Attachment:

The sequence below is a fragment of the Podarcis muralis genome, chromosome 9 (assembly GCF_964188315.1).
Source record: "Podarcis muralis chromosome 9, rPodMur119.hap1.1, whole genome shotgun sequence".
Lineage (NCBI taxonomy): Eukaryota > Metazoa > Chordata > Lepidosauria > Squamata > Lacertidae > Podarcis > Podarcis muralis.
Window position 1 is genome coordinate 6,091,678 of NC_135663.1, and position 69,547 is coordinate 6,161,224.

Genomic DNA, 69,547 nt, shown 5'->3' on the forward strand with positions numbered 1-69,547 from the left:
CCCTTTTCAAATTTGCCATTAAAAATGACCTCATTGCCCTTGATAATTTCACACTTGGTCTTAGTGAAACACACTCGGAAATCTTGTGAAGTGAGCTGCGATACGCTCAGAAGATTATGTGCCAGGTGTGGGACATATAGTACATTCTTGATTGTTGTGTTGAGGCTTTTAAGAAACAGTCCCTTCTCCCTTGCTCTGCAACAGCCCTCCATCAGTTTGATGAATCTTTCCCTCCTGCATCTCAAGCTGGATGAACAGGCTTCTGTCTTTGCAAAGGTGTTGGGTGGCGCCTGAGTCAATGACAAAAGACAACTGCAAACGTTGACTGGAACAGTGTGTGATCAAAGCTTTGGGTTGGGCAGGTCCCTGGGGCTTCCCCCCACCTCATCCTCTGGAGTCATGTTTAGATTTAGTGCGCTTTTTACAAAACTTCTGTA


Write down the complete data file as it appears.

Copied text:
The sequence below is a fragment of the Podarcis muralis genome, chromosome 9 (assembly GCF_964188315.1).
Source record: "Podarcis muralis chromosome 9, rPodMur119.hap1.1, whole genome shotgun sequence".
Lineage (NCBI taxonomy): Eukaryota > Metazoa > Chordata > Lepidosauria > Squamata > Lacertidae > Podarcis > Podarcis muralis.
Window position 1 is genome coordinate 6,091,678 of NC_135663.1, and position 69,547 is coordinate 6,161,224.

Genomic DNA, 69,547 nt, shown 5'->3' on the forward strand with positions numbered 1-69,547 from the left:
CCCTTTTCAAATTTGCCATTAAAAATGACCTCATTGCCCTTGATAATTTCACACTTGGTCTTAGTGAAACACACTCGGAAATCTTGTGAAGTGAGCTGCGATACGCTCAGAAGATTATGTGCCAGGTGTGGGACATATAGTACATTCTTGATTGTTGTGTTGAGGCTTTTAAGAAACAGTCCCTTCTCCCTTGCTCTGCAACAGCCCTCCATCAGTTTGATGAATCTTTCCCTCCTGCATCTCAAGCTGGATGAACAGGCTTCTGTCTTTGCAAAGGTGTTGGGTGGCGCCTGAGTCAATGACAAAAGACAACTGCAAACGTTGACTGGAACAGTGTGTGATCAAAGCTTTGGGTTGGGCAGGTCCCTGGGGCTTCCCCCCACCTCATCCTCTGGAGTCATGTTTAGATTTAGTGCGCTTTTTACAAAACTTCTGTA